New biography explores the genius of John Updike
During his lifetime, John Updike was acclaimed as one of the greatest writers of his generation, the poet laureate of middle-class, small-town, Protestant America.
From the time he was a boy, submitting articles and drawings to school newspapers in his beloved hometown of Shillington, Berks County, until his 2009 death at age 76, he produced an endless stream of short stories, novels, essays, poetry and criticism — more than 60 books in just over 50 years.
Now, after five years at work in the Updike archives, Adam Begley has written an indispensable guide to the man and his work. A former books editor at the New York Observer, Begley approaches his subject from the perspective of a literary critic, focusing mainly on biographical material that illuminates the work.
As Updike himself often acknowledged, his life was the basis for his fiction, and Begley carefully, decade by decade, documents the similarities, identifying in short stories from the late 1950s, for instance, the first glimmerings of adulterous feelings that Updike would famously explore in 1968's “Couples.”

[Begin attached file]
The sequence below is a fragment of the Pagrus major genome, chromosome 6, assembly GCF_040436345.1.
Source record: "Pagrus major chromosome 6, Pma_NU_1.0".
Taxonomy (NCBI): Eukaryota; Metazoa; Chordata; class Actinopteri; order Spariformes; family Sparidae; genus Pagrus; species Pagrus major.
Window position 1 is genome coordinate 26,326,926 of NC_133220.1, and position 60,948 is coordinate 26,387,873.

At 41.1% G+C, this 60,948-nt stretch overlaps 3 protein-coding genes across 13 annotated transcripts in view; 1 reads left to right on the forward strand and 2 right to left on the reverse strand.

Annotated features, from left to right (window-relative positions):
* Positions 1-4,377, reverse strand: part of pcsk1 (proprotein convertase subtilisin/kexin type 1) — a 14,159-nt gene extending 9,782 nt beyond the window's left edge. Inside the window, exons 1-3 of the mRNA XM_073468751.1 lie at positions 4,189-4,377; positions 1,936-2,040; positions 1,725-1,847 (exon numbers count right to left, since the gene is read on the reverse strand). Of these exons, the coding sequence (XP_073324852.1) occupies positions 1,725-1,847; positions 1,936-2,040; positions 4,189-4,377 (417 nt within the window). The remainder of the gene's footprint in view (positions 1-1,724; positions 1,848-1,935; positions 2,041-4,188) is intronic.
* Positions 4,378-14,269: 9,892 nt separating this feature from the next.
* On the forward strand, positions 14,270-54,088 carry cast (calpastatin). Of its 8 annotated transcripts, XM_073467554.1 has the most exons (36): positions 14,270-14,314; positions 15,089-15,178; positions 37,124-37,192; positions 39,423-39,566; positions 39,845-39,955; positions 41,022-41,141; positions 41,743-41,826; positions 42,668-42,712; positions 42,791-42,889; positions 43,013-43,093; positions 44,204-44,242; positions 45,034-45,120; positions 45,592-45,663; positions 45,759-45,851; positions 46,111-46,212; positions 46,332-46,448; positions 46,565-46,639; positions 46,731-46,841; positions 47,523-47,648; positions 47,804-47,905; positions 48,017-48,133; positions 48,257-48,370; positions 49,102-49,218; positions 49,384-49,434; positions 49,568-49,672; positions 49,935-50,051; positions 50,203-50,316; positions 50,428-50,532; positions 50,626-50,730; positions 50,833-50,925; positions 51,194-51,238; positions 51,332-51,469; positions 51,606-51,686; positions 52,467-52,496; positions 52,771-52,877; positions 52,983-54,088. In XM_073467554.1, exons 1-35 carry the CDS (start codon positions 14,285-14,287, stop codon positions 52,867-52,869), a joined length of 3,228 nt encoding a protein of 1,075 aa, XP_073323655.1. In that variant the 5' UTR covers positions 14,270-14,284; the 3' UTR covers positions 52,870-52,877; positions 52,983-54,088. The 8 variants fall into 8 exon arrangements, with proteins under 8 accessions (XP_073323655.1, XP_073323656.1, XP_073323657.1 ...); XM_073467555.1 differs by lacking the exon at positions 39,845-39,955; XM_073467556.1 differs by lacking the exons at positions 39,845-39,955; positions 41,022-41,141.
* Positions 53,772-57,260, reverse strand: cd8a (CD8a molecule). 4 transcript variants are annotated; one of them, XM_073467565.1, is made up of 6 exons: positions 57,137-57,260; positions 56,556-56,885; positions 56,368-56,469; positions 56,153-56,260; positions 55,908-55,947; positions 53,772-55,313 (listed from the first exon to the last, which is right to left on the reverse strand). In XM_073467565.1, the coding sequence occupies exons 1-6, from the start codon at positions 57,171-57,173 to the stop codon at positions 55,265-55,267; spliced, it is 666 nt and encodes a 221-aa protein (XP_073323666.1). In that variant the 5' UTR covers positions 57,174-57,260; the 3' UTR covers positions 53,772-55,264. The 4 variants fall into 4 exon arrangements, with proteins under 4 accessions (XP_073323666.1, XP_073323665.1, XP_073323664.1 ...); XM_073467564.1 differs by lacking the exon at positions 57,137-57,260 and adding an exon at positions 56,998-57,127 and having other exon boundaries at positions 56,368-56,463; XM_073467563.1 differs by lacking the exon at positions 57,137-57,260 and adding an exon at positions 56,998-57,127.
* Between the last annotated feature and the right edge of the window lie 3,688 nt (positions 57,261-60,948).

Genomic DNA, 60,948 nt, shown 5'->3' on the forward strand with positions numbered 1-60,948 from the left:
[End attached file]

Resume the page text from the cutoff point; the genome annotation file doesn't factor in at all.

“The more Updike one reads, and the more one learns about his life, the more blatantly obvious it becomes that he was enthralled by the detail of his own experience,” Begley writes. Yet, Updike's fiction was not merely “the prose equivalent to a live webcam,” he adds. “He selected, he edited ... sharpening the blur of daily life so that meanings began to emerge.”
Updike called it his “relentless domestic realism,” and it reached its apogee in the four Rabbit novels about everyman Harry “Rabbit” Angstrom, each one set in a different decade against the backdrop of a changing America, from the 1950s through the '80s.
Begley, whose father, the novelist Louis Begley, was a classmate of Updike's at Harvard, is particularly well-suited for the job of Updike biographer. In the introduction, he recounts a family anecdote about the time that Updike visited his parents not long after he was born, saw the toddler in his baby chair and showed off his lesser-known skills as a juggler. Young Adam laughed.
Over the decades Begley has remained a fan; yet, his affection hasn't blinded him to Updike's shortcomings, including the oft-heard complaint that he objectified women. He sees Updike's strengths and his weaknesses and presents the full measure of the man in this engrossing and fair-minded book.
Ann Levin is a staff writer for the Associated Press.
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